In 1994 Durham returned to Europe and remained there for the rest of his life, living and working in several different cities including Dublin, Rome and Berlin. In Europe his work often focused on the deconstruction of national identities and an analysis of the narratives, architecture and monuments relating to them. In a 2017 interview Durham described his approach to national identity in the following way:
I did leave home deliberately and have been accused of not being part of any Indian community, and that’s certainly a correct accusation. I’m not, don’t want to be. But I think when I came to Europe this time, in ’94, I stopped being any special kind of human being … I could never be any nationality, not of the Cherokee nation or any other nation … These days, it sounds stupid to say I’m a citizen of the world. I don’t think I am a citizen, I think I’m a homeless person in the world, and I like to be that way.2
Durham’s work has been shown widely in Europe, as well as in numerous international exhibitions and biennials, such as the Gwangju Biennial in 2004, the Venice Biennale in 2001, 2003, 2005 and 2011, and documenta in Kassel in 1992 and 2012. In 2005 Durham co-curated, with Richard William Hill, The American West at Compton Verney in Warwickshire, an exhibition that challenged the myths arising from the European expansion across North America. There have been several large, monographic exhibitions of Durham’s work, including From the West Pacific to the East Atlantic at the Musée d’art contemporaine, Marseille and GEM in The Hague in 2003, and Pierres rejetés at the Musée d’Art Moderne de la Ville de Paris in 2009. In 2012 MuHKA in Antwerp exhibited a career retrospective, A Matter of Life and Death and Singing. Further important solo exhibitions were staged at Portikus, Frankfurt (2010), at Neuer Berliner Kunstverein, Berlin and at the Serpentine Gallery, London (both 2015). Durham received the Goslarer Kaiserring, a major international prize for contemporary art, in 2016, and was awarded the 2017 Robert Rauschenberg Award. In 2017 Durham also had his first solo show in the United States for over two decades: the survey exhibition Jimmie Durham: At the Center of the World, which was organised by the Hammer Museum, Los Angeles and travelled to museums across North America.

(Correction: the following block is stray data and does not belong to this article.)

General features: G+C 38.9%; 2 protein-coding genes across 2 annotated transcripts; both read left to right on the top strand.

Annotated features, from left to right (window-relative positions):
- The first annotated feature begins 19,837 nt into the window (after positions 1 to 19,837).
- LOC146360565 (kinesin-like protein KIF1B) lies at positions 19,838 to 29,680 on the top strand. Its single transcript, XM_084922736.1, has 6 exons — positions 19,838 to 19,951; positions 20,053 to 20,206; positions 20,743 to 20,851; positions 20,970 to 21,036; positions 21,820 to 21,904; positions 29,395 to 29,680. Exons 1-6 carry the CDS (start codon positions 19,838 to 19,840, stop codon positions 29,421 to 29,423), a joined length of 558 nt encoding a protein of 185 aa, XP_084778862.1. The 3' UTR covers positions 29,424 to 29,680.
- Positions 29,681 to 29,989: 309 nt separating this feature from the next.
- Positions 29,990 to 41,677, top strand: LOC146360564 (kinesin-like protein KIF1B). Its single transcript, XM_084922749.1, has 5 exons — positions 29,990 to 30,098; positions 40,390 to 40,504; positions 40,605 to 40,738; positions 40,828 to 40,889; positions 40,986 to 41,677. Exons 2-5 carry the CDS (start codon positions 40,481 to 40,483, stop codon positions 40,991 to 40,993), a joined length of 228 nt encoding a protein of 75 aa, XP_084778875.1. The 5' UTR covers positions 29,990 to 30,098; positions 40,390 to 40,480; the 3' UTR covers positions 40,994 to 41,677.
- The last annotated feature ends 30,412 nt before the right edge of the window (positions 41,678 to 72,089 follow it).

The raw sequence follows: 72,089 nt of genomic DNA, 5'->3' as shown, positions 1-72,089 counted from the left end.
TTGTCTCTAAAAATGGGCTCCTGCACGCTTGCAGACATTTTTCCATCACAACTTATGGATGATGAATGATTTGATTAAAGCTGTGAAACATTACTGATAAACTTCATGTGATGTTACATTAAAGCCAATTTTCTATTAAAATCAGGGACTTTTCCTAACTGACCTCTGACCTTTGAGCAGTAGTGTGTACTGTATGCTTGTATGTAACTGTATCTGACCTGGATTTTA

In her work, Lili Dujourie expresses an imagery that delves into the beauty of art history to touch on the themes of vanity, transience, presence and absence, and melancholy. Her work is full of cultural references drawn from literature, music, film and painting. With her first sculptures from the 1960s, Lili Dujourie entered into a critical dialogue with the minimal and conceptual art that was predominant in the art scene at the time, and in the following decade she turned to photography and video. In her black-and-white videos especially, which are without sound and often feature the naked female body as the subject, Lili Dujourie explores the themes of identity and gender that animate the contemporary feminist debate. The dichotomy between movement and stillness, between two and three-dimensionality, between figuration and abstraction, has underpinned all her artistic research to date. In a constant oscillation between painting and sculpture, Lili Dujourie has used different materials in her works, such as paper, velvet, marble, plaster, lead, clay and iron, revealing their internal contradictions.